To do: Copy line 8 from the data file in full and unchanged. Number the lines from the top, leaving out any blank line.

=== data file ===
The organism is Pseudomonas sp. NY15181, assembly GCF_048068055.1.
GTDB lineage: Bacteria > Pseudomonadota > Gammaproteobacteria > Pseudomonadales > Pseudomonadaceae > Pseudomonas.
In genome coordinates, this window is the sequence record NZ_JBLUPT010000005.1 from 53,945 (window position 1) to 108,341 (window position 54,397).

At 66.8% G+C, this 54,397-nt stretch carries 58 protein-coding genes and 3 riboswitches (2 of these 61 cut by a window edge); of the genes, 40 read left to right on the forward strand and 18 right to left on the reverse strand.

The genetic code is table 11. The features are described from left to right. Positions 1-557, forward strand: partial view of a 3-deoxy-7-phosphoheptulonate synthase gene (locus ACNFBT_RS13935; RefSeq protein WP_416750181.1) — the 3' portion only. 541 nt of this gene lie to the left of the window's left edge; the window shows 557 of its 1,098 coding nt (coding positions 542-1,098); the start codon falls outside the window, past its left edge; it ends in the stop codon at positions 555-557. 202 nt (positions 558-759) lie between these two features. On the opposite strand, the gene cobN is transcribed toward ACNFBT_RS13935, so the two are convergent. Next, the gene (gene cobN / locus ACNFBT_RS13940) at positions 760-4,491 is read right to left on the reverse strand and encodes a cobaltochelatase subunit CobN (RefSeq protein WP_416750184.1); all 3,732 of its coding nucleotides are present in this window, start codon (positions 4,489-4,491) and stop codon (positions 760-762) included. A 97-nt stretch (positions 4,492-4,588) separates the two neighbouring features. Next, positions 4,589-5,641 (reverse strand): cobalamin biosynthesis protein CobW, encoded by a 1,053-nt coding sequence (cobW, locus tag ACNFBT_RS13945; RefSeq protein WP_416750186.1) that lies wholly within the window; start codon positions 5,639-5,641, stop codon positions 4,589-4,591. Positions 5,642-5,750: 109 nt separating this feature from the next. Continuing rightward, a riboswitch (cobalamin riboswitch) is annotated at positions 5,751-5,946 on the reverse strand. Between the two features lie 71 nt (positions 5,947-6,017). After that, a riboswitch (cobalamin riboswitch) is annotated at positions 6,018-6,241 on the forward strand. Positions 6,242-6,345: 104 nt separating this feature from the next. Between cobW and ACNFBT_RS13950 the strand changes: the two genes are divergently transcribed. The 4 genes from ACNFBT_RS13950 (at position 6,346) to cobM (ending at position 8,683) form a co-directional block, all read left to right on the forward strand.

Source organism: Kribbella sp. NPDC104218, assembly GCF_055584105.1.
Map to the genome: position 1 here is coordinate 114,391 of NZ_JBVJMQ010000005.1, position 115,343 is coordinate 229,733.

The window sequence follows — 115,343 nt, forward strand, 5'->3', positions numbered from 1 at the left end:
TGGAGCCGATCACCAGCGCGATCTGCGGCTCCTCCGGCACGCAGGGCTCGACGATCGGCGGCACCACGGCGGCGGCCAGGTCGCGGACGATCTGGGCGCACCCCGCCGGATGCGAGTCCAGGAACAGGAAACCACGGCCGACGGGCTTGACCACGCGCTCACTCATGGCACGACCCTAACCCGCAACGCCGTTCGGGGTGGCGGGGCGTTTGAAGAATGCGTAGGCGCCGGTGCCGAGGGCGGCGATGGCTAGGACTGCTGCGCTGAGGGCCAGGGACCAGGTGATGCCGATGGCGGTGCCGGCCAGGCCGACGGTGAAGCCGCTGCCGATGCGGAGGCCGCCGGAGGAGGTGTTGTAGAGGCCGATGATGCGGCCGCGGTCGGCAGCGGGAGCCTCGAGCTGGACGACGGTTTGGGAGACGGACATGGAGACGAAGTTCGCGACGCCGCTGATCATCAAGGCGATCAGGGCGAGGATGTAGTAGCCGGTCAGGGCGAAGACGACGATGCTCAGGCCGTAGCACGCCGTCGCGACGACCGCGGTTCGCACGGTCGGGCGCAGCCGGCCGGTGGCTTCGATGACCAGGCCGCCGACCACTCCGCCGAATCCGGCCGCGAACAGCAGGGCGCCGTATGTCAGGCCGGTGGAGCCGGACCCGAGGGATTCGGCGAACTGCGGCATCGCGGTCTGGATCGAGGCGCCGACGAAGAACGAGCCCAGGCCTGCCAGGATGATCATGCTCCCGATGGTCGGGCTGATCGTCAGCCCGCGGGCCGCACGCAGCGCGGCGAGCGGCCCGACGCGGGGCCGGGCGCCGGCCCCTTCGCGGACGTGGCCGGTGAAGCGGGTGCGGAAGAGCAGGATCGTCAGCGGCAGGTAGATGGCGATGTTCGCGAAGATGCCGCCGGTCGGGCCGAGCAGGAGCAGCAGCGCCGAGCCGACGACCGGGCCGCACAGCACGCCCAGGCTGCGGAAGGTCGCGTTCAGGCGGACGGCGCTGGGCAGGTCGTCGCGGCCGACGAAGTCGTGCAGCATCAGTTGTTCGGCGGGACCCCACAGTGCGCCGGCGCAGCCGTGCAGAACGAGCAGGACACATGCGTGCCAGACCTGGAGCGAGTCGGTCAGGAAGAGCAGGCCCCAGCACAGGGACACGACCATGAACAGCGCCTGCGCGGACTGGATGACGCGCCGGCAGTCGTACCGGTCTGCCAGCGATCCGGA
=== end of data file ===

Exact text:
The window sequence follows — 115,343 nt, forward strand, 5'->3', positions numbered from 1 at the left end: